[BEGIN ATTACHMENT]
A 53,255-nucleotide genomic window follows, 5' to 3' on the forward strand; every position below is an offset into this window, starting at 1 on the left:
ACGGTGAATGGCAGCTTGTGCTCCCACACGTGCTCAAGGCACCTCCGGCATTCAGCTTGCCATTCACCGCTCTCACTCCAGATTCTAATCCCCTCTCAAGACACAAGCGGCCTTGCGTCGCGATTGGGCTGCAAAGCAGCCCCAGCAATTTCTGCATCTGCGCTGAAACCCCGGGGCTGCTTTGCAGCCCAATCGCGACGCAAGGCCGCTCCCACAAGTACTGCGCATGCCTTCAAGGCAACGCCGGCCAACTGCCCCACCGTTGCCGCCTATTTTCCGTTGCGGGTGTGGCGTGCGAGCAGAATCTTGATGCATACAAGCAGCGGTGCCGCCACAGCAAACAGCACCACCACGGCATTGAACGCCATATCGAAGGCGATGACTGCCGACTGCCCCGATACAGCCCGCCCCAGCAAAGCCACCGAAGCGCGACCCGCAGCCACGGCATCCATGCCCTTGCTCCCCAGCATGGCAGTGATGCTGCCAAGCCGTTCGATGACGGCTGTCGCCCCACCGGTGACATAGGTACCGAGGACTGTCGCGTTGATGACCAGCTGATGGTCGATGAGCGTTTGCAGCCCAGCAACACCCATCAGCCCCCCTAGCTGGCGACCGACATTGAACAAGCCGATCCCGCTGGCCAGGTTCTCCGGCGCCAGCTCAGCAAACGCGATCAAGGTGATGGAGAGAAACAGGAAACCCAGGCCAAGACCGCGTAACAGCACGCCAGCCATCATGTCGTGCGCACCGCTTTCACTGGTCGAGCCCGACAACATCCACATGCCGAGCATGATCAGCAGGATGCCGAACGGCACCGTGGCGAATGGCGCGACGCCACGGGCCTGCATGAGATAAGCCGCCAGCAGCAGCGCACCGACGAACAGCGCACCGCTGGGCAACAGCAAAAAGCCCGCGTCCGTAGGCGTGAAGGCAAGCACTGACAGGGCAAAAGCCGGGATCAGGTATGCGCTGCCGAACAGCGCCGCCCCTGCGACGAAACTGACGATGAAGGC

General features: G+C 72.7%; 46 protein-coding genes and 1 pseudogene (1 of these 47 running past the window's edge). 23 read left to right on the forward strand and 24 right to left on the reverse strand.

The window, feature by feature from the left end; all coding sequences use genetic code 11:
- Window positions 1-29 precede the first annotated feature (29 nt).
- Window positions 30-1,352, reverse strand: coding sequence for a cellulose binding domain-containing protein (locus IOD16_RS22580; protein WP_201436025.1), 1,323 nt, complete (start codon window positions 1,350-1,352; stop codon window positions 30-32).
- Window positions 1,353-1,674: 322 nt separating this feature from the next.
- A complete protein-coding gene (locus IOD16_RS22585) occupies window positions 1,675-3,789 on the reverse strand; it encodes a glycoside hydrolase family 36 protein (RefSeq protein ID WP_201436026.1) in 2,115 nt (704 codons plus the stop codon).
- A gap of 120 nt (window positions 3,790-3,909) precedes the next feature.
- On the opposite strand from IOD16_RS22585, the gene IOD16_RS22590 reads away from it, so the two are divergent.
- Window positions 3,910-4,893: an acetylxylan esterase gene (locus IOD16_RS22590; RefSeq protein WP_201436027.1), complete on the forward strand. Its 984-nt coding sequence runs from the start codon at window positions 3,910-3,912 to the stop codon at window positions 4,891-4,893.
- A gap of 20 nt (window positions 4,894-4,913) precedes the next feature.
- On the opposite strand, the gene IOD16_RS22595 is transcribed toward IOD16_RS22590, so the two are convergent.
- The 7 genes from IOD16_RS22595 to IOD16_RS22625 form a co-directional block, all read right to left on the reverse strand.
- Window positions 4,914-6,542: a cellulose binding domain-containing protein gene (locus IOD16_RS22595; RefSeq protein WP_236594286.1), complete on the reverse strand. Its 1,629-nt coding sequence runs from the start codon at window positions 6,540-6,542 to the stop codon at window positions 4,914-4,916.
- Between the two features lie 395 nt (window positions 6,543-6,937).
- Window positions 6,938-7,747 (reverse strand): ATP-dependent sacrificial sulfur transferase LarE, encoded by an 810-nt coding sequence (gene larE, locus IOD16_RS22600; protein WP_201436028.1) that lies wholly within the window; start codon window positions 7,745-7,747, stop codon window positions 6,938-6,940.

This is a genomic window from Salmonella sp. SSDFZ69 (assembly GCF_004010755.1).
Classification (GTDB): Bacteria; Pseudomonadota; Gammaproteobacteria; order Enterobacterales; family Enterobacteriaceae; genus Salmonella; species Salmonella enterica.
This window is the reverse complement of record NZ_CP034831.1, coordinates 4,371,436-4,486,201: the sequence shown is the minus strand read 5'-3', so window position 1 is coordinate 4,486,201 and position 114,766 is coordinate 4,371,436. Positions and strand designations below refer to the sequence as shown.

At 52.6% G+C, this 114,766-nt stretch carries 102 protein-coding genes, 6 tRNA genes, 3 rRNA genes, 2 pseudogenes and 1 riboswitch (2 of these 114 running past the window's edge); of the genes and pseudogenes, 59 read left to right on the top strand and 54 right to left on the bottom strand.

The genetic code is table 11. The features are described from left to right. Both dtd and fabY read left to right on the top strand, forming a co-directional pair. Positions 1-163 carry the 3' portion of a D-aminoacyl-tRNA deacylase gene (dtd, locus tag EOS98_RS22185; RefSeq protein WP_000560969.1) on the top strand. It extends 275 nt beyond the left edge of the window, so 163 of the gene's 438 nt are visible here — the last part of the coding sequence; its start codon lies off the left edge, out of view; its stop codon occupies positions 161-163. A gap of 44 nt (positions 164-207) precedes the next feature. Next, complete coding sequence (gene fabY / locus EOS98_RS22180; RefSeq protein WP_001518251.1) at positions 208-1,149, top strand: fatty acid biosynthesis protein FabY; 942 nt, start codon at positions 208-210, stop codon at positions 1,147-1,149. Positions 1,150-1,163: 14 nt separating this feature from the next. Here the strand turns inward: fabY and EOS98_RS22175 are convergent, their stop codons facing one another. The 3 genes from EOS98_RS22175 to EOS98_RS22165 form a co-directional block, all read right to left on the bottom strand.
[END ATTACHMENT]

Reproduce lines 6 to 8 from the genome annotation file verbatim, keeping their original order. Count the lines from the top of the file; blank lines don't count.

- Window positions 30-1,352, reverse strand: coding sequence for a cellulose binding domain-containing protein (locus IOD16_RS22580; protein WP_201436025.1), 1,323 nt, complete (start codon window positions 1,350-1,352; stop codon window positions 30-32).
- Window positions 1,353-1,674: 322 nt separating this feature from the next.
- A complete protein-coding gene (locus IOD16_RS22585) occupies window positions 1,675-3,789 on the reverse strand; it encodes a glycoside hydrolase family 36 protein (RefSeq protein ID WP_201436026.1) in 2,115 nt (704 codons plus the stop codon).